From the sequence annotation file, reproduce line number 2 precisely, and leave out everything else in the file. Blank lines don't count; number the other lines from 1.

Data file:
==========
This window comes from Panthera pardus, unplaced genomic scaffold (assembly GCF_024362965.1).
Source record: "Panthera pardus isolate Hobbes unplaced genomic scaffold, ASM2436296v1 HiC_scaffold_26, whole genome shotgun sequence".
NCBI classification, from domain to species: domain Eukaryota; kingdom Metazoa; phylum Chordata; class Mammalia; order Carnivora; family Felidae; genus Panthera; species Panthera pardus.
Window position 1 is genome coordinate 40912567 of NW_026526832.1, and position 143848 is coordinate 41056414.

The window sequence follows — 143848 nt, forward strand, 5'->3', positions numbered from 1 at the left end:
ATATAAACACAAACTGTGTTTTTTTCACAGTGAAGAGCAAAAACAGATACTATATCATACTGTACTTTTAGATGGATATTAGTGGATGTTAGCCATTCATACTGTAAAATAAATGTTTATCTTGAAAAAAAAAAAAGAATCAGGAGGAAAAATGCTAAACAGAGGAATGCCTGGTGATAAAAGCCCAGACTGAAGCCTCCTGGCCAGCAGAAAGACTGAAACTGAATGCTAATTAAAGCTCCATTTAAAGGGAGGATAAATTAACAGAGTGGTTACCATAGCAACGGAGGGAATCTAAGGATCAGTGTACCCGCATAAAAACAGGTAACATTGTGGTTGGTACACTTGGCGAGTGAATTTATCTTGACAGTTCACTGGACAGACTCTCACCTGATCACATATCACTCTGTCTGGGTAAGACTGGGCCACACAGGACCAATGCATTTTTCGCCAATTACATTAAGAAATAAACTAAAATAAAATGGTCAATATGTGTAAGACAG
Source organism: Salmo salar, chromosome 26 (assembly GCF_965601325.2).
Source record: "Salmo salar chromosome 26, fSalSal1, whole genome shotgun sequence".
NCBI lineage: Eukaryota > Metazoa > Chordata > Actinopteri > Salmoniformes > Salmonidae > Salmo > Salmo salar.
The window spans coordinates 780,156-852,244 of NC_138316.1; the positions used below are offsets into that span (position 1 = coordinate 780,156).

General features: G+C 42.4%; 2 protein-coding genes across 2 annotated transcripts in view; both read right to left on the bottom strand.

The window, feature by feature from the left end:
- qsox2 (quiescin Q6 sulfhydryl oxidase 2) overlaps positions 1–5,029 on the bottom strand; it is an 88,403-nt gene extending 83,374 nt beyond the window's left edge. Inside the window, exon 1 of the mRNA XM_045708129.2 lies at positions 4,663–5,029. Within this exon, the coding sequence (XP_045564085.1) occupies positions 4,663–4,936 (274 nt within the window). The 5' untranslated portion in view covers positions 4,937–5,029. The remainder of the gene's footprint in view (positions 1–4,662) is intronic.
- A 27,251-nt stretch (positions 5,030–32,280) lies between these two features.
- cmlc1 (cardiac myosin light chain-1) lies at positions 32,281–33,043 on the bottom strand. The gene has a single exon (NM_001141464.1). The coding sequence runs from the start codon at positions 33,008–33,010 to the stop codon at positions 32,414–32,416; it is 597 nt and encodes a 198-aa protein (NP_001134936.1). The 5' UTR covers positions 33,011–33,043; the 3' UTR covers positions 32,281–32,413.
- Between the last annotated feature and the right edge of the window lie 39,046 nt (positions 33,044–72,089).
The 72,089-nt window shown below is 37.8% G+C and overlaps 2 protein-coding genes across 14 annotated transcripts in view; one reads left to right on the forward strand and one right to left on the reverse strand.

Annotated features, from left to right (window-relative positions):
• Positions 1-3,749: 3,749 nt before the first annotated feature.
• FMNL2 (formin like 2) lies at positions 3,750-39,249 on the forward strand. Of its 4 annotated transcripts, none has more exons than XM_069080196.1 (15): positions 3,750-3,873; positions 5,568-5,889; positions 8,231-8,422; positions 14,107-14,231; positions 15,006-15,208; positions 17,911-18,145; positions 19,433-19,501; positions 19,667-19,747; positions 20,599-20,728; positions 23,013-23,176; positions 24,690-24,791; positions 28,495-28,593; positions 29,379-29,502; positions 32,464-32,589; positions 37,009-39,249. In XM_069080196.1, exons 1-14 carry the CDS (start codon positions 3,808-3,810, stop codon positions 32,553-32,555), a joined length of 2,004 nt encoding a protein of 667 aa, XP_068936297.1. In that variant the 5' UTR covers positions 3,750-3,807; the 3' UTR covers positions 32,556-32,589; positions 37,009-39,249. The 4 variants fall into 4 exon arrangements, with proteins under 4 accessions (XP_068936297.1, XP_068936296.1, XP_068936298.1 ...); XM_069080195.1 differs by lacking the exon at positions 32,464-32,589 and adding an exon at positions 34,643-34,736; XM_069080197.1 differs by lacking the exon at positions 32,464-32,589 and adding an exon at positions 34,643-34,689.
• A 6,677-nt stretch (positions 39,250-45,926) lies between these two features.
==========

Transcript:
Source record: "Panthera pardus isolate Hobbes unplaced genomic scaffold, ASM2436296v1 HiC_scaffold_26, whole genome shotgun sequence".